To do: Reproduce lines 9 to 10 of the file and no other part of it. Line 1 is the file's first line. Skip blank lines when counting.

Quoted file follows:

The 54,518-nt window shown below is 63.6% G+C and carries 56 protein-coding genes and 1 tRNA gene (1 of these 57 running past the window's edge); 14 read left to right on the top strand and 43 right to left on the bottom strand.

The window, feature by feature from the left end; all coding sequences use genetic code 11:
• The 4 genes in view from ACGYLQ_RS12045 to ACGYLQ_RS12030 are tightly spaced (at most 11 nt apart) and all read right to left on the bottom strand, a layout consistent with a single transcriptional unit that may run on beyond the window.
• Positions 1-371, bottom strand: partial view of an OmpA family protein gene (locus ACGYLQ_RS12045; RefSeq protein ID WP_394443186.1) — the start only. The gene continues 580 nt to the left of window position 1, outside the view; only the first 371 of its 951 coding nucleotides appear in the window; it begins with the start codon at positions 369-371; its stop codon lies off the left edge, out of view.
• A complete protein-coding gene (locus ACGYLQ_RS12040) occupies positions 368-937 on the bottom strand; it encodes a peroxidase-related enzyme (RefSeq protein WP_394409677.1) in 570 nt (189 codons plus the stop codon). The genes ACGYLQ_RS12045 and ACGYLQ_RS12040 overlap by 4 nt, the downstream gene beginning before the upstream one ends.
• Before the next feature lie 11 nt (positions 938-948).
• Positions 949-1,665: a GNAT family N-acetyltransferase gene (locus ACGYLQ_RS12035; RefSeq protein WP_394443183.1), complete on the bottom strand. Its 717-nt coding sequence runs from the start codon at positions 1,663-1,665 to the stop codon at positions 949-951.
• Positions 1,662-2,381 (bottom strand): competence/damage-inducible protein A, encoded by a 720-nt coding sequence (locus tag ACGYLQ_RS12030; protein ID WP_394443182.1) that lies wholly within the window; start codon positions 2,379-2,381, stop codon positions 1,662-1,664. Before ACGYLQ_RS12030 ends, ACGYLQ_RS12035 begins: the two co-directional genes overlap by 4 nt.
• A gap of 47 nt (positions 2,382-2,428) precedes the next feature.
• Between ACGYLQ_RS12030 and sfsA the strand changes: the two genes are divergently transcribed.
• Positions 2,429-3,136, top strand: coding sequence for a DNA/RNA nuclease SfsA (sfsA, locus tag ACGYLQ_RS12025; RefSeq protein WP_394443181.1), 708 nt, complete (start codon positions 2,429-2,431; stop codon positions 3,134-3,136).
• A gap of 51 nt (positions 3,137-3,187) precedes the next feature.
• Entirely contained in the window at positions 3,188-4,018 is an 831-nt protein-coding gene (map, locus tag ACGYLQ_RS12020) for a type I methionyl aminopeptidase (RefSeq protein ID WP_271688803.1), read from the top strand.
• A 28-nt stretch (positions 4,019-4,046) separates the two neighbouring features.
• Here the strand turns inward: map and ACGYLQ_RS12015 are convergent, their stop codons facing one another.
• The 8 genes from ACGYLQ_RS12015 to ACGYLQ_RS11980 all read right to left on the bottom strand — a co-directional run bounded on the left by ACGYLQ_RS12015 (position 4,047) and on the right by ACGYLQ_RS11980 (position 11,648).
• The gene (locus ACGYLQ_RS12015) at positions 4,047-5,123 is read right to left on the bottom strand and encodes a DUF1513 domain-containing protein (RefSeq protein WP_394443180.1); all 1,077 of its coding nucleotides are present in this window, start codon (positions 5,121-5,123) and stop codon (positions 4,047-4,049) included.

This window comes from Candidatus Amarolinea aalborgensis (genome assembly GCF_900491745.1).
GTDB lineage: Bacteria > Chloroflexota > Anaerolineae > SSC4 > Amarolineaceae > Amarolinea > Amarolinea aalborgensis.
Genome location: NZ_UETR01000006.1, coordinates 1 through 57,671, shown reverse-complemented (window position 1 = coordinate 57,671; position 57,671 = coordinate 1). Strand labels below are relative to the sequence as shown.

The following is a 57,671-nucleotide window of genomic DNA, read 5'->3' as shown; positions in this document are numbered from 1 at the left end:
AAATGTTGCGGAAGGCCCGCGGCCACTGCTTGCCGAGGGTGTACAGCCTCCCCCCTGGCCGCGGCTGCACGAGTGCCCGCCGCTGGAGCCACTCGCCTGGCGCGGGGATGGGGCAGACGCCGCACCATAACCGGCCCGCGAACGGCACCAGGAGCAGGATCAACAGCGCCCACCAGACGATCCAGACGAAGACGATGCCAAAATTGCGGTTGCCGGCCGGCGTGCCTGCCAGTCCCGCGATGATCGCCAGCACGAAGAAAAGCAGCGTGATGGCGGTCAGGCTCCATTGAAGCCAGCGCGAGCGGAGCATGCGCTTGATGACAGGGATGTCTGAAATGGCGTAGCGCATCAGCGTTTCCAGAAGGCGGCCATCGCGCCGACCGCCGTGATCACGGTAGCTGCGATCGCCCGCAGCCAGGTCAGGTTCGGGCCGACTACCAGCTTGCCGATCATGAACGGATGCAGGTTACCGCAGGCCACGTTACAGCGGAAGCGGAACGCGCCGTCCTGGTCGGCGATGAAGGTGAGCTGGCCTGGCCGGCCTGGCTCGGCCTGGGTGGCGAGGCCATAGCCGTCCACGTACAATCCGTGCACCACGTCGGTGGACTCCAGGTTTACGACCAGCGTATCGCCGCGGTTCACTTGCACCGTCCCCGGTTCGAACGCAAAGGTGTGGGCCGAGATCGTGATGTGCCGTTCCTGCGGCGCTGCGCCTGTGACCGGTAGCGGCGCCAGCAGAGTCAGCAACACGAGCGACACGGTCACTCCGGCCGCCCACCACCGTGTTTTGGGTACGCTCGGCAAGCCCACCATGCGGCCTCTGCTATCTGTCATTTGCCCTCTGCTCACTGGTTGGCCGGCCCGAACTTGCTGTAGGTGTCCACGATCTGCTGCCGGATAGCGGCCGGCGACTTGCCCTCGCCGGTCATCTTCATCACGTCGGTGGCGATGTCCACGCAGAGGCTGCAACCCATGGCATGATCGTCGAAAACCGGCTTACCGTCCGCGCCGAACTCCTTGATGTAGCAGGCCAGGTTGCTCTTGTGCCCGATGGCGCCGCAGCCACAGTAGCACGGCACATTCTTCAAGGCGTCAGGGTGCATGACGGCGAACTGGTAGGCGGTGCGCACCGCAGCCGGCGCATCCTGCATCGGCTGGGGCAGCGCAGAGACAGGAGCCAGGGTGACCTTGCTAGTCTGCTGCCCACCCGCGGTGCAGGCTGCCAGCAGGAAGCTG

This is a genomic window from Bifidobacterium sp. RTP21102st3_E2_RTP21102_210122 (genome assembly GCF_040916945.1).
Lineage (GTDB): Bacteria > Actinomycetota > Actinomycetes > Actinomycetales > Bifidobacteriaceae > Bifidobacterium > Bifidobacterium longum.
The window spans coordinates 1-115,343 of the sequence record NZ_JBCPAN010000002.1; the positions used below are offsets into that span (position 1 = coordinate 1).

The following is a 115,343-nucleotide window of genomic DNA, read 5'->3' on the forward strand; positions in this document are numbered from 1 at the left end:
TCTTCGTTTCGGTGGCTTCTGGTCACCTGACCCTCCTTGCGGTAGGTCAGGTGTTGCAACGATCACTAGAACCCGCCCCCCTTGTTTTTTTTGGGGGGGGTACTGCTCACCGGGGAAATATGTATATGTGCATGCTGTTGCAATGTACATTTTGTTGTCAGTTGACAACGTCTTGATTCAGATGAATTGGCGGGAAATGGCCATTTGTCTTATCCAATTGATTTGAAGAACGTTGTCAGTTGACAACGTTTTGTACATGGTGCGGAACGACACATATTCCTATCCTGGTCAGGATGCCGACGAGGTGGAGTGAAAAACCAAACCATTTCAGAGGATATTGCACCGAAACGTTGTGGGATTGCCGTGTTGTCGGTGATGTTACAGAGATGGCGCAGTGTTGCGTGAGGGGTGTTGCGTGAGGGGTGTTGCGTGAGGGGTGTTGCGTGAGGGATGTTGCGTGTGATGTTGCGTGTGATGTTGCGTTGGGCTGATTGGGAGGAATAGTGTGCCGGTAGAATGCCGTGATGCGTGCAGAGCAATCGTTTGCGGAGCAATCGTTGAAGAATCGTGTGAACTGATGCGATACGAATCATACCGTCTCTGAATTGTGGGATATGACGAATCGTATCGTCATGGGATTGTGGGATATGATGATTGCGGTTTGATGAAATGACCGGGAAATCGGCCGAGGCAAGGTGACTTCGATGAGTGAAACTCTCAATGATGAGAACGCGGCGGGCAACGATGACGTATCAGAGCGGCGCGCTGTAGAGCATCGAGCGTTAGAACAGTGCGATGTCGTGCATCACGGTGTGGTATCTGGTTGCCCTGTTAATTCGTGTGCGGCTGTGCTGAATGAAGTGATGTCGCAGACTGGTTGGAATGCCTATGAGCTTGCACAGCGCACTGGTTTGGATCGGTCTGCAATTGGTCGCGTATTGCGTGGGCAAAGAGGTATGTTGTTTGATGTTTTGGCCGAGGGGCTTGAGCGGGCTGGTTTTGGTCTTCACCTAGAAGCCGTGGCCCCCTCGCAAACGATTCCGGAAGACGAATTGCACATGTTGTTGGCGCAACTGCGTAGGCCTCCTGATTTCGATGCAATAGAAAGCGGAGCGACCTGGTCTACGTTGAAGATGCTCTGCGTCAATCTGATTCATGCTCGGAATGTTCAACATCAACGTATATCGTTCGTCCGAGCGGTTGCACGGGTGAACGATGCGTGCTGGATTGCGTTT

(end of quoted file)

• A gap of 47 nt (positions 2,382-2,428) precedes the next feature.
• Between ACGYLQ_RS12030 and sfsA the strand changes: the two genes are divergently transcribed.